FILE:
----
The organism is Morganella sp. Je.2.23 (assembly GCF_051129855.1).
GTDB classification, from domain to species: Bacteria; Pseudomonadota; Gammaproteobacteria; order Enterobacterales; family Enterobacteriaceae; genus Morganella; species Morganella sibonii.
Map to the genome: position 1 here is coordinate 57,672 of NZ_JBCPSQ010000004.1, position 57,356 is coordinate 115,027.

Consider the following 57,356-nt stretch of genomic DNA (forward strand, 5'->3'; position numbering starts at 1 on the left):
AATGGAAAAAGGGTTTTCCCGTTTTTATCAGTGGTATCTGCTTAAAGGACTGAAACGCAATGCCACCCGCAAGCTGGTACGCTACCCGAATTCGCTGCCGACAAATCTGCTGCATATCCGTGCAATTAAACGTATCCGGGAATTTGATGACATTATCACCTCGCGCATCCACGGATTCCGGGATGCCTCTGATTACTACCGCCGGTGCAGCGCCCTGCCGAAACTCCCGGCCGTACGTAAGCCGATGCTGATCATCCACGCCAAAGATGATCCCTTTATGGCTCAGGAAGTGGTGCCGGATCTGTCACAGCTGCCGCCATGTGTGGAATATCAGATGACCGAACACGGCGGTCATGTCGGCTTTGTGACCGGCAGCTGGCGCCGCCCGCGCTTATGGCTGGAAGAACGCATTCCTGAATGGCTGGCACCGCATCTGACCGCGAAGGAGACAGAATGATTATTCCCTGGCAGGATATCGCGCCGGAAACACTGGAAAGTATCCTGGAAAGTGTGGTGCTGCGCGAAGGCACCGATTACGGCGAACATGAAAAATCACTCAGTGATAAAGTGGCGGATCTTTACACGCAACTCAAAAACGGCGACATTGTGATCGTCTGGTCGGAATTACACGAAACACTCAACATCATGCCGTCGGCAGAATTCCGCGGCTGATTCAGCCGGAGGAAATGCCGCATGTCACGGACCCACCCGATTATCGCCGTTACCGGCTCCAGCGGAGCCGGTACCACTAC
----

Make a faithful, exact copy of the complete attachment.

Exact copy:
The organism is Morganella sp. Je.2.23 (assembly GCF_051129855.1).
GTDB classification, from domain to species: Bacteria; Pseudomonadota; Gammaproteobacteria; order Enterobacterales; family Enterobacteriaceae; genus Morganella; species Morganella sibonii.
Map to the genome: position 1 here is coordinate 57,672 of NZ_JBCPSQ010000004.1, position 57,356 is coordinate 115,027.

Consider the following 57,356-nt stretch of genomic DNA (forward strand, 5'->3'; position numbering starts at 1 on the left):
AATGGAAAAAGGGTTTTCCCGTTTTTATCAGTGGTATCTGCTTAAAGGACTGAAACGCAATGCCACCCGCAAGCTGGTACGCTACCCGAATTCGCTGCCGACAAATCTGCTGCATATCCGTGCAATTAAACGTATCCGGGAATTTGATGACATTATCACCTCGCGCATCCACGGATTCCGGGATGCCTCTGATTACTACCGCCGGTGCAGCGCCCTGCCGAAACTCCCGGCCGTACGTAAGCCGATGCTGATCATCCACGCCAAAGATGATCCCTTTATGGCTCAGGAAGTGGTGCCGGATCTGTCACAGCTGCCGCCATGTGTGGAATATCAGATGACCGAACACGGCGGTCATGTCGGCTTTGTGACCGGCAGCTGGCGCCGCCCGCGCTTATGGCTGGAAGAACGCATTCCTGAATGGCTGGCACCGCATCTGACCGCGAAGGAGACAGAATGATTATTCCCTGGCAGGATATCGCGCCGGAAACACTGGAAAGTATCCTGGAAAGTGTGGTGCTGCGCGAAGGCACCGATTACGGCGAACATGAAAAATCACTCAGTGATAAAGTGGCGGATCTTTACACGCAACTCAAAAACGGCGACATTGTGATCGTCTGGTCGGAATTACACGAAACACTCAACATCATGCCGTCGGCAGAATTCCGCGGCTGATTCAGCCGGAGGAAATGCCGCATGTCACGGACCCACCCGATTATCGCCGTTACCGGCTCCAGCGGAGCCGGTACCACTAC